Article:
You are not supposed to observe that Islamism is a modern, instead of an ancient, political tendency, which arose in a spirit of fraternal harmony with the fascists of Europe in the 1930s and '40s. You are not supposed to point out that Nazi inspirations have visibly taken root among present-day Islamists, notably in regard to the demonic nature of Jewish conspiracies and the virtues of genocide. And you are not supposed to mention that, by inducing a variety of journalists and intellectuals to maintain a discreet and respectful silence on these awkward matters, the Islamist preachers and ideologues have succeeded in imposing on the rest of us their own categories of analysis.

Former Congressman Pleads Guilty to Obstructing Justice, Acting as Unregistered Foreign Agent
Republican for Jihad. Excerpt: A former congressman and U.S. ambassador to the United Nations pleaded guilty in federal court today to obstruction of justice and to acting as an unregistered foreign agent related to his work for an Islamic charity with ties to international terrorism, announced Beth Phillips, U.S. Attorney for the Western District of Missouri. Mark Deli Siljander, 59, of Great Falls, Va., pleaded guilty before U.S. District Judge Nanette K. Laughrey to one charge contained in an Oct. 21, 2008, federal indictment, and an additional charge filed today, involving his work for the Islamic American Relief Agency (IARA) of Columbia, Mo. Siljander was a member of the U.S. House of Representatives from Michigan and was a U.S. Ambassador to the United Nations General Assembly. Co-defendant Abdel Azim El-Siddig, of Chicago, Ill., a former IARA fundraiser, also pleaded guilty today to conspiring with Siljander and others to hire Siljander to lobby for IARA’s removal from a Senate Finance Committee list of charities suspected of having terrorist ties, while concealing this advocacy and not registering with the proper authorities.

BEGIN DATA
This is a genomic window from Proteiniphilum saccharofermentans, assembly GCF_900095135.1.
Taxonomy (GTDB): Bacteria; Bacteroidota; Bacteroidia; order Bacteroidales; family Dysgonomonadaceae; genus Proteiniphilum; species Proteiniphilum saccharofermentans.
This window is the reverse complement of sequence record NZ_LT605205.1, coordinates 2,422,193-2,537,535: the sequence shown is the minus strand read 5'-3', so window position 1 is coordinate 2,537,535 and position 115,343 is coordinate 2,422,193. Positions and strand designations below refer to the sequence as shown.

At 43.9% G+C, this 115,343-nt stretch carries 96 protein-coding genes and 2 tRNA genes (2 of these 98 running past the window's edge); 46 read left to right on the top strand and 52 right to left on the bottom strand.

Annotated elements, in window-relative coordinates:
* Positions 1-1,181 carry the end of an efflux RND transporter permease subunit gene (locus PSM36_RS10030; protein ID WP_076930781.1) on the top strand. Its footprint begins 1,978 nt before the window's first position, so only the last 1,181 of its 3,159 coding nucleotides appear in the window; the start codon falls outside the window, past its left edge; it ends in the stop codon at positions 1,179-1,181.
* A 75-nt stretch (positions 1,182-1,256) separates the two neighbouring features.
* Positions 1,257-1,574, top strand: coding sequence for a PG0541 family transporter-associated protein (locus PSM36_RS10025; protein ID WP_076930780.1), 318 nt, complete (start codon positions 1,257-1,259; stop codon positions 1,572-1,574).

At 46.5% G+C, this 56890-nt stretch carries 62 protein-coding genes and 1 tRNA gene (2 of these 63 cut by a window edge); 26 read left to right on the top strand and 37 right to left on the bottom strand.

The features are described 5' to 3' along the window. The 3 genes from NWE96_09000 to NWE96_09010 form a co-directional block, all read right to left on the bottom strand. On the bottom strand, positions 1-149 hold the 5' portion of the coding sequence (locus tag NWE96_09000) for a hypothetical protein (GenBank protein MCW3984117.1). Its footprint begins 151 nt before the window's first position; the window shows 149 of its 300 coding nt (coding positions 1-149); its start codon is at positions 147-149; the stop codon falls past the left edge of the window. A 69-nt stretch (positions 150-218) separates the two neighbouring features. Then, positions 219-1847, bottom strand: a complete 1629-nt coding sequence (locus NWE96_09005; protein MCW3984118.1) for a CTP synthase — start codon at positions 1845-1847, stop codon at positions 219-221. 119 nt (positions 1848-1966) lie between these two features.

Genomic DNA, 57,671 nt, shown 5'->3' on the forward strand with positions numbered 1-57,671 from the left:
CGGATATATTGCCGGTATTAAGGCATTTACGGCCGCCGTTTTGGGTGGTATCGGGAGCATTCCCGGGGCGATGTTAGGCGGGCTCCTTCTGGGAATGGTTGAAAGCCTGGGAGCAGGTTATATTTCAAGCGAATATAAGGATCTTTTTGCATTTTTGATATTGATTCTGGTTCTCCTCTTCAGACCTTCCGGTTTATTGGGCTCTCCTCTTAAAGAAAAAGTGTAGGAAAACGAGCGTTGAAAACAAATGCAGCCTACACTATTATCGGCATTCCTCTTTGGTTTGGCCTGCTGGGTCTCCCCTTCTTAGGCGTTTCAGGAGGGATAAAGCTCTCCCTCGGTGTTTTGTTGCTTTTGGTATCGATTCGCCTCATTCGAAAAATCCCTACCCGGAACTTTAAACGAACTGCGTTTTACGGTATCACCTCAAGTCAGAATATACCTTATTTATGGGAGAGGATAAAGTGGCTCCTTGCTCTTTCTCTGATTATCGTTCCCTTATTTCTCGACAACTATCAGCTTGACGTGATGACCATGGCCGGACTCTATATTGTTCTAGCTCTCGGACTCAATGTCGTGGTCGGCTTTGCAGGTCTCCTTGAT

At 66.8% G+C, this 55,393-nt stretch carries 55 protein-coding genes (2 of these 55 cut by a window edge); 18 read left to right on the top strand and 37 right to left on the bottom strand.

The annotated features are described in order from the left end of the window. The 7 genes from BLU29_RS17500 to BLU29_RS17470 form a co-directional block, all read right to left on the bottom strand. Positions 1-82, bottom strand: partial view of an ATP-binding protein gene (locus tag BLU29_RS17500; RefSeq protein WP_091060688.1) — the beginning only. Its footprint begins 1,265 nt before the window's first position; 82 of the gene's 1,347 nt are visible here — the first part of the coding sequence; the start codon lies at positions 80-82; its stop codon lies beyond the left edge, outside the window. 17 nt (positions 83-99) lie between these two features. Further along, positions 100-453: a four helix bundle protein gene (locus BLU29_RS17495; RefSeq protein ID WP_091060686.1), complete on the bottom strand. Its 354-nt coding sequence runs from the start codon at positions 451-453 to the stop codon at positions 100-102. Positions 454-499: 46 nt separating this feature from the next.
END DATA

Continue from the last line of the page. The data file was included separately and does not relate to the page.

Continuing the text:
Released Gitmo detainees may be allowed to enter U.S. territory
Excerpt: According to a front page report in Thursday’s edition of the German daily Die Süddeutsche Zeitung, German Interior Minister Thomas de Maizière has said that two Guantánamo detainees who are to be released in Germany in the coming weeks will not “in principle” be denied the possibility of traveling to the United States. One day earlier, on Wednesday, de Maizière announced that Germany would be accepting the two men. Reports of an impending transfer of Guantánamo detainees to Germany had been circulating in the German news media for months. But the move had been delayed by opposition, above all, from members of Chancellor Angela Merkel’s own Christian Democratic party and its Bavarian sister party, the Christian Social Union. Interior Minister de Maizière is also a Christian Democrat. Opponents of the plan have insisted that the detainees could be dangerous and have argued that Germany should not agree to accept persons that the United States itself refuses to allow in its territory.

Must Read: Aliens Cause Global Warming: A Caltech Lecture by (the late) Michael Crichton
Excerpt: I want to pause here and talk about this notion of consensus, and the rise of what has been called consensus science. I regard consensus science as an extremely pernicious development that ought to be stopped cold in its tracks. Historically, the claim of consensus has been the first refuge of scoundrels; it is a way to avoid debate by claiming that the matter is already settled. Whenever you hear the consensus of scientists agrees on something or other, reach for your wallet, because you’re being had. Let’s be clear: the work of science has nothing whatever to do with consensus. Consensus is the business of politics. Science, on the contrary, requires only one investigator who happens to be right, which means that he or she has results that are verifiable by reference to the real world. In science consensus is irrelevant. What is relevant is reproducible results. The greatest scientists in history are great precisely because they broke with the consensus. There is no such thing as consensus science. If it’s consensus, it isn’t science. If it’s science, it isn’t consensus. Period.

Six detainees would rather stay at Guantanamo Bay than be returned to Algeria
What!!!??? They’d rather stay at that version of hell (as depicted by liberals and the media) than go back to their Islamic paradise? But isn’t Gitmo the worst place in the world? Have we been lied to? Excerpt: The Obama administration would quickly send home six Algerians held at the military detention center at Guantanamo Bay, Cuba, but for one problem: The men don't want to go. Given the choice between repatriation and incarceration, the men choose Gitmo, according to their lawyers.